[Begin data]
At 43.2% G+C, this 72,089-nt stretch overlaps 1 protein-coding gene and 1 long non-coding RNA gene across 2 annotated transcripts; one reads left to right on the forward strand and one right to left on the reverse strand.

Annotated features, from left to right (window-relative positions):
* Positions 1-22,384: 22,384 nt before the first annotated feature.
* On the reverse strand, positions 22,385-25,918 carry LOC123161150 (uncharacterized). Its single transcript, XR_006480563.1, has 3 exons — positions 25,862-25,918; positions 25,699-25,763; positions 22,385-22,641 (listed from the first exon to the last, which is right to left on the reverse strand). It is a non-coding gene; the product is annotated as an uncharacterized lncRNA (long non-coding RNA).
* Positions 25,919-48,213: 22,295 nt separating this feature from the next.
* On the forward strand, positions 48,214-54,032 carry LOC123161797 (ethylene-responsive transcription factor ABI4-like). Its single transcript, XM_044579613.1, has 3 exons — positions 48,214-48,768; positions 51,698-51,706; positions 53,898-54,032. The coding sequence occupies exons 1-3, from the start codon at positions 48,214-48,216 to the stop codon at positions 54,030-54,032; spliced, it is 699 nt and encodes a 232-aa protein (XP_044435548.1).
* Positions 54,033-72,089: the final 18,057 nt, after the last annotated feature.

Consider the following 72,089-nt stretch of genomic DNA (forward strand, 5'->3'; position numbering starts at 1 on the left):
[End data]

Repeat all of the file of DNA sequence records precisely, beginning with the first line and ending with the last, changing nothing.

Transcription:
At 43.2% G+C, this 72,089-nt stretch overlaps 1 protein-coding gene and 1 long non-coding RNA gene across 2 annotated transcripts; one reads left to right on the forward strand and one right to left on the reverse strand.

Annotated features, from left to right (window-relative positions):
* Positions 1-22,384: 22,384 nt before the first annotated feature.
* On the reverse strand, positions 22,385-25,918 carry LOC123161150 (uncharacterized). Its single transcript, XR_006480563.1, has 3 exons — positions 25,862-25,918; positions 25,699-25,763; positions 22,385-22,641 (listed from the first exon to the last, which is right to left on the reverse strand). It is a non-coding gene; the product is annotated as an uncharacterized lncRNA (long non-coding RNA).
* Positions 25,919-48,213: 22,295 nt separating this feature from the next.
* On the forward strand, positions 48,214-54,032 carry LOC123161797 (ethylene-responsive transcription factor ABI4-like). Its single transcript, XM_044579613.1, has 3 exons — positions 48,214-48,768; positions 51,698-51,706; positions 53,898-54,032. The coding sequence occupies exons 1-3, from the start codon at positions 48,214-48,216 to the stop codon at positions 54,030-54,032; spliced, it is 699 nt and encodes a 232-aa protein (XP_044435548.1).
* Positions 54,033-72,089: the final 18,057 nt, after the last annotated feature.

Consider the following 72,089-nt stretch of genomic DNA (forward strand, 5'->3'; position numbering starts at 1 on the left):